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Mark Stangeland - NUFlyGuide
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Bad Cast=Good Result(Ya just never know)

Posted by Mark Tuesday, July 12, 2011

 I had the opportunity to mix a little business with pleasure this week. I actually had legitimate work looking at the transmission corridor that runs above the North Umpqua from Soda Springs to Dixon. Rugged country is an understatement. I hiked in to the lines behind Bogus Creek Campground and looked at a section that had been worked recently by the tree crews. I took a shot or two from this unique perspective of a couple of classic runs.

 Archie and Lower Archie from on high

So after I got my exercise in stomping around in the hills, I of course had to wet a line......DUH! At this time of year when the water is still so high, I try to think like a fish. Where would I be if I were swimming up this ditch? The popular spots right now are the easy spots to fish and thus everyone is in them. I avoided those places and went to an old familiar spot in the lower river. There was no way I would get out to the heart of the run but I could make it out to a pretty stable area and cast a longer line and cover most of the juicy stuff. I had been fishing a skater earlier in the evening, but my intuition told me sink tip. I stripped out some line to get beyond the boil from the rock we usually stand below. I made one cast and pulled it in"I didn't like that"I said, and set up for another slightly longer version . This second cast was a total train wreck, the line landed with more squiggles than a bowl of spaghetti, along with a huge belly being sucked in and held by the eddy from the rock. Basically the worst cast and placement of a fly as I possibly could have done, just terrible......and then the line went tight and a healthy fish grabbed my misplaced offering and headed for the back door. After a quick but spirited fight, I landed a chrome hatchery hen of about 8lbs. I should have given her the rock shampoo but traveling on the road early the next morning,did not bode well for fish retention at this time. I gave her a reprieve and she swam away strong. I fished a couple more spots, switching back to a dry line and skater on my new switch rod. As I find the button with this rod, I enjoy it more and more. I am fishing an 8 wt Rio Steelhead line on a 7110 Red Truck and I fish it mostly with one hand. It likes a high hard stop and that is what takes some getting used to, arm strength wise for sure. It roll casts like a dream and I just like fishing the longer floating lines on a  rod like this. A very good North Umpqua rod if you can master the technique to wield it. I'm working on that, always pushing myself to fish the way I like to fish not always what is easy or popular. Anyone can take a skandi head and chuck it a mile.....not so with the setup I fish. I will be working on it till I am an old man for sure.

Feeling pretty good after having a little action, swinging some skaters around etc.I again went to a spot that was just barely coming into decent shape. I started in way up high wading out to a spot I could get into a little of the deeper water in the main flow. I again opted for a tip in this situation, I just felt confident it was the right thing to do here as well. I fish drylines most of the summer and in these levels have no problem putting a light tip and unweighted fly through to just get into that mid water column. I worked my way down into the lower end just enjoying the run and the rhythm of casting and swinging. I was throwing a nice line and the drifts were on auto pilot. I was getting a slow swing into an area that holds a lot of winter fish as well. The water clarity was good enough to see why they liked it in here. A fast outside current with a mix of plate rock and basketball and bigger sized rocks just inside of that. A great place for a fish to move through quick or rest and hold.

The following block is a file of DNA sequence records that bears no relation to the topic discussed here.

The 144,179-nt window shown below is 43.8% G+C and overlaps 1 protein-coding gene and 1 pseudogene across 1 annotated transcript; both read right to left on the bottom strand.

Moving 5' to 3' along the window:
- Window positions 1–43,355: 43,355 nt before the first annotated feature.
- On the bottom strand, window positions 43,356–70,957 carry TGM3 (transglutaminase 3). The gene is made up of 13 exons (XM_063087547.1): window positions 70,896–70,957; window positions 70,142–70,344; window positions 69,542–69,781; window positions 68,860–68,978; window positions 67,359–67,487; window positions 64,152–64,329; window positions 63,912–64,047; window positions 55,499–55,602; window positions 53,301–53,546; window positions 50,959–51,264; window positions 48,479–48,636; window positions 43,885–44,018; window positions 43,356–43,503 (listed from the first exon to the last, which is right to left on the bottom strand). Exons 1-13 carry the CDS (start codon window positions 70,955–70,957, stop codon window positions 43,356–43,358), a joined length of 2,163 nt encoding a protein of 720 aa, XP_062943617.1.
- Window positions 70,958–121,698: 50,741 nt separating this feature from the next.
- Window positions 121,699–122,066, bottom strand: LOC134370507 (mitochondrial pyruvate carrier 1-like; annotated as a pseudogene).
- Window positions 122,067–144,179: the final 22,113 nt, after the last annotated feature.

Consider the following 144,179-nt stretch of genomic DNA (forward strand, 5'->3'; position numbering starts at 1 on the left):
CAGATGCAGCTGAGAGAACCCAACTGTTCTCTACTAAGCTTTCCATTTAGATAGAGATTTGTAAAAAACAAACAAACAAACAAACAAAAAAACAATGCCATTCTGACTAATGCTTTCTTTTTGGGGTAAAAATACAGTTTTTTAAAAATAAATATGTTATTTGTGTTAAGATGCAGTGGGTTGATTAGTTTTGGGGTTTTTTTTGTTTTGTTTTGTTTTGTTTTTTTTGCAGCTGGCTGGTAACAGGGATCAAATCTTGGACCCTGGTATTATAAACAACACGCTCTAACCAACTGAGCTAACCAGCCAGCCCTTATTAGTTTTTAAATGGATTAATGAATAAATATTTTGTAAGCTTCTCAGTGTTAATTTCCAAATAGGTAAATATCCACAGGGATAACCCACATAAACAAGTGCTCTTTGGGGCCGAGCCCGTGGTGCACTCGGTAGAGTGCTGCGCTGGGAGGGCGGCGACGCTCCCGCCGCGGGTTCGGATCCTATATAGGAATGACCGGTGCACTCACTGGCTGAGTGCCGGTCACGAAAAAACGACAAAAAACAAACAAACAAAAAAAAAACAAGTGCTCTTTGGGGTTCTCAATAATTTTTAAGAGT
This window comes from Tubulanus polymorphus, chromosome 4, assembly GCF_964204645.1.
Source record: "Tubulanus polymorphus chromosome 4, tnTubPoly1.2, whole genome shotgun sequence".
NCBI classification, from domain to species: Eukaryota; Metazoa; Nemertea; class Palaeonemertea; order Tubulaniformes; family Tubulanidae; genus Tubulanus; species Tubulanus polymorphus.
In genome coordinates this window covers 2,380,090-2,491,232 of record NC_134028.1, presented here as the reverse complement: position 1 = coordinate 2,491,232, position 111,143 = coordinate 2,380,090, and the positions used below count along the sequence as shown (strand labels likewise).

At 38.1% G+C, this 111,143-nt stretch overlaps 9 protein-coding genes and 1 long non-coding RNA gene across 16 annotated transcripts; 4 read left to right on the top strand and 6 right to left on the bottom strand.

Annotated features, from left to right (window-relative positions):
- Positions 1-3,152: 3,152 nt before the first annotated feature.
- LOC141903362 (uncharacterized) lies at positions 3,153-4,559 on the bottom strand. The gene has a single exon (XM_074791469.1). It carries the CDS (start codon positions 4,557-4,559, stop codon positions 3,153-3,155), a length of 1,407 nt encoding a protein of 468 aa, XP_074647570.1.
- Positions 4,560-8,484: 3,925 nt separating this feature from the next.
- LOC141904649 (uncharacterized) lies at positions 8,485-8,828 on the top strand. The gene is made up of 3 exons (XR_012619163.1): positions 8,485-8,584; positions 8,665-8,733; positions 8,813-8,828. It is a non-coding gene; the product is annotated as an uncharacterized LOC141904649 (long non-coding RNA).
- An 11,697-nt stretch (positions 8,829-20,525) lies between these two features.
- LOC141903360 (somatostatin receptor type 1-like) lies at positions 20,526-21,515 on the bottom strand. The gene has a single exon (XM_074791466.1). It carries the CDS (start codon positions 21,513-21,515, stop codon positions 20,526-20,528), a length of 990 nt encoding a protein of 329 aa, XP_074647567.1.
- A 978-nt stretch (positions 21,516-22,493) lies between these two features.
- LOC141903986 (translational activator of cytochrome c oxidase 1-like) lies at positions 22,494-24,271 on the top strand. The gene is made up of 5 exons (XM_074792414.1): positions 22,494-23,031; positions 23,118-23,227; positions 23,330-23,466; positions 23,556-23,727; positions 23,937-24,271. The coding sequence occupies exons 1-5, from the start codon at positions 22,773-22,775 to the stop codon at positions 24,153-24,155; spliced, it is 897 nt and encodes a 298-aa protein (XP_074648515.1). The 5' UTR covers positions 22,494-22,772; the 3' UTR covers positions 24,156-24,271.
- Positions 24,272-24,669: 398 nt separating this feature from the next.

I was about at the end of my casting and wading limit but had enough for a couple more before I called it. I make a nice cast and it hits and starts to swing, tap,tap,tug,tap,tug, I wait for the line to tighten but nothing, tap,tug,OK that's enough of that,time to SLAM THE DOOR!  I set the hook after what seemed like an eternity, not knowing for sure if waiting was the right thing to do. I haul back on the rod and half expect the fish to be gone, just a nipper and I missed him, but no, positive vibrations come from the other end as I find myself tied fast to another fish in  this short evening outing. This fish is big, wild and not very happy with me. He runs hard and fast all over the pool. I can barely keep up with him. He swims right at me and I struggle to gain line back and keep good tension. He sulks out in front of me but I know he is far from done. I pressure him from the side to get him to budge, he resists and slowly heads out to mid current. I again try to put the wood to him and he pauses for a second and momentarily comes towards me and then he bolts. In the span of 10 seconds he jumps four times, ripped off all my running line and  30 or 40 feet of perfectly good backing. He jumps two more times and makes another run for the tail but I am having none of that. I duke it out with him for another minute or two and get him up to a rod length away and the hook pulls free and he slowly swims off, the victor in this battle. I like it when I don't have to touch them.The ending for me on this night was a perfect ending to a perfect day. And I worked all day too! I don't need to land all of them.

Some ask me if I count the fish I don't land.....some people have different ways of counting things.

A big,wild, North Umpqua buck steelhead at the peak of his strength that just gave you a ride you wont soon forget......I say it counted, oh boy did it count!


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